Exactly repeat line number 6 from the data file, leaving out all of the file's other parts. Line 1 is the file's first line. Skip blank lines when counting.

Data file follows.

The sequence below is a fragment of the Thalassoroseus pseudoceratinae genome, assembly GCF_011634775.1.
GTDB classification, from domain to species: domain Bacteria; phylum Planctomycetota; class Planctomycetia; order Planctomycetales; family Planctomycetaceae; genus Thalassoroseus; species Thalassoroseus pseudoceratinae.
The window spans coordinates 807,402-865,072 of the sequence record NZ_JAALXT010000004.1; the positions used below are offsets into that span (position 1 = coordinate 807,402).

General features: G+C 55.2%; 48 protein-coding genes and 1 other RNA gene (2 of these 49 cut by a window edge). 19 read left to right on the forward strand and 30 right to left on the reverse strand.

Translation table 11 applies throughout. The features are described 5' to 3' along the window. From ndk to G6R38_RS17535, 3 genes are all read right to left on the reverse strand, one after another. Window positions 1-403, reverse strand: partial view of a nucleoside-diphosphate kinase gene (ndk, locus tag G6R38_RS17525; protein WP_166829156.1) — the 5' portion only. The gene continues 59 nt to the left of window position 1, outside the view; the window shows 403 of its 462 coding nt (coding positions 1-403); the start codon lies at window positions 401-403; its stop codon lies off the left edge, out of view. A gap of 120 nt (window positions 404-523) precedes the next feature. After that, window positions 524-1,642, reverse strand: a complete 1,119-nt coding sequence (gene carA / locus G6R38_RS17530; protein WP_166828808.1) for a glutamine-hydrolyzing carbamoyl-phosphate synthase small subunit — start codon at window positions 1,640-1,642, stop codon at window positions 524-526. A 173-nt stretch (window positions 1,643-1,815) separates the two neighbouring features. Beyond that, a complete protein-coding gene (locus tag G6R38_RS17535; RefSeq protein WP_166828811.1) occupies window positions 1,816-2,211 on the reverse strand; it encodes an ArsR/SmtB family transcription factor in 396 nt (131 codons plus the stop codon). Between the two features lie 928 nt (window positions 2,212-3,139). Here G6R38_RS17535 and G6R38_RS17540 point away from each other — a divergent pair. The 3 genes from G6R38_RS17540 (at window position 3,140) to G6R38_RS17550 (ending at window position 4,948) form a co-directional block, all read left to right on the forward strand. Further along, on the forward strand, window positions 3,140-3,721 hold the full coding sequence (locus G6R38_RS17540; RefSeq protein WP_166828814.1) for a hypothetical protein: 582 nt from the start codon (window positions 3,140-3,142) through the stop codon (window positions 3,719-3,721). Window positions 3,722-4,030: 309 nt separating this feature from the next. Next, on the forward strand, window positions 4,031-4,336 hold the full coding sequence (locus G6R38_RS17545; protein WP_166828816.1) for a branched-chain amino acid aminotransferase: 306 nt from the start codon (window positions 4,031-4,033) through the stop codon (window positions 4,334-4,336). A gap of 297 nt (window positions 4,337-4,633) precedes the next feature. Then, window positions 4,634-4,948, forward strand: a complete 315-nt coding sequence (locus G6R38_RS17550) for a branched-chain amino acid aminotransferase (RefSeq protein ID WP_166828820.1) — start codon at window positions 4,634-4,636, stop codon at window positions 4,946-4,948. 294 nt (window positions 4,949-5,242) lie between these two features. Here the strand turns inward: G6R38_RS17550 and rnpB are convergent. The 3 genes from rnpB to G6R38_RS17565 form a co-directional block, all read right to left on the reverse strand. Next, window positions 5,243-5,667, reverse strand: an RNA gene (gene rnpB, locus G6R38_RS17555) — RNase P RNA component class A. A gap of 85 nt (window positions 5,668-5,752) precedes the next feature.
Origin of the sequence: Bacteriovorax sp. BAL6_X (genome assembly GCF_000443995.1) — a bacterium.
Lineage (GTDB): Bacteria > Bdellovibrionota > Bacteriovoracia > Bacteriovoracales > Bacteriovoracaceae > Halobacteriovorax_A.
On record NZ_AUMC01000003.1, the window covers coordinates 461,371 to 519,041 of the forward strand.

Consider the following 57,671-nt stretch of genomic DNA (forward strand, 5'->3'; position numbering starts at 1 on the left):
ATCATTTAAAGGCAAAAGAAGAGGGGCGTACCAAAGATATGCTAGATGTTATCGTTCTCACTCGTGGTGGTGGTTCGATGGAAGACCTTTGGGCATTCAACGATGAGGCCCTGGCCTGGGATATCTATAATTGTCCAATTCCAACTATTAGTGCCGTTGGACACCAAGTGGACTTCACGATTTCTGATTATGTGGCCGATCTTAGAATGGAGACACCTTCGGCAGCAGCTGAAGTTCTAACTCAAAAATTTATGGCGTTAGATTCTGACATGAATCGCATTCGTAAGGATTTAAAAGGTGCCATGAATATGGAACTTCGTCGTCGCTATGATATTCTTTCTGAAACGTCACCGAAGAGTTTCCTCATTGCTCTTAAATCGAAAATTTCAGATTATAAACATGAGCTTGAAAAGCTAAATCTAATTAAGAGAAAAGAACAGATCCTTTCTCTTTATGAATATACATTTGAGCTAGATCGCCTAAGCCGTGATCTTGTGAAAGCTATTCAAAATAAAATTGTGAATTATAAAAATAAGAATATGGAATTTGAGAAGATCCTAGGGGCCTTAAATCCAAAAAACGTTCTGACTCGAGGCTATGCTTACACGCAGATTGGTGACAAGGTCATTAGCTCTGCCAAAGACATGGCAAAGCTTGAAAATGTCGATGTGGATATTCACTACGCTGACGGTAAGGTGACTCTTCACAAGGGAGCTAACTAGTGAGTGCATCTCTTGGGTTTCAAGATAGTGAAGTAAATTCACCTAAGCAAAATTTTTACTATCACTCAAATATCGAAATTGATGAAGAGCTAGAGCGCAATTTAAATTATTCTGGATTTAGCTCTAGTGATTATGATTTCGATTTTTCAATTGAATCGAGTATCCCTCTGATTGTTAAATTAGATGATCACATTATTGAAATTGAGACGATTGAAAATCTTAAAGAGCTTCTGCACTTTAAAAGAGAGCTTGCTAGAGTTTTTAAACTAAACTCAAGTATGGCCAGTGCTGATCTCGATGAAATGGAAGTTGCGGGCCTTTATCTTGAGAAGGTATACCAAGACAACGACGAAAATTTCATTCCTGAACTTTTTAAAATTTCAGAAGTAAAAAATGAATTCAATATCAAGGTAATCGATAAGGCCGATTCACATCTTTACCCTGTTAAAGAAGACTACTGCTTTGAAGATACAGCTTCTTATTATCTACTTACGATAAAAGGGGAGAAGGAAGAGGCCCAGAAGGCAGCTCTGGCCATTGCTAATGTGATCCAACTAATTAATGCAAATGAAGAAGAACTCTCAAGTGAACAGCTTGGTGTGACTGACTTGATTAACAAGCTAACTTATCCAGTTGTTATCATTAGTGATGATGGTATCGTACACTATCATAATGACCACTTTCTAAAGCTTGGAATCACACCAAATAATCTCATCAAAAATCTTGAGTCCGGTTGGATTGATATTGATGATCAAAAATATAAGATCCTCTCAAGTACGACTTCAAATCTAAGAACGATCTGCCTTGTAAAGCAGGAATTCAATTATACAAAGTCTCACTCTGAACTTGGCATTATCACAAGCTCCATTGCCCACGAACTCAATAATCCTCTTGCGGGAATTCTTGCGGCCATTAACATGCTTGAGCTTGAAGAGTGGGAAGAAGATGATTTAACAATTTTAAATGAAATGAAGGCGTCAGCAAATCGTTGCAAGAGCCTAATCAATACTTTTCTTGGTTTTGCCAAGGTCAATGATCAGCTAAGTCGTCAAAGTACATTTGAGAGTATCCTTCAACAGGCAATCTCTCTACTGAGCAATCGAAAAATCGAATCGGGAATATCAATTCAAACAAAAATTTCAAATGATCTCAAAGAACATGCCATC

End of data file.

Origin of the sequence: Bacteriovorax sp. BAL6_X (genome assembly GCF_000443995.1) — a bacterium.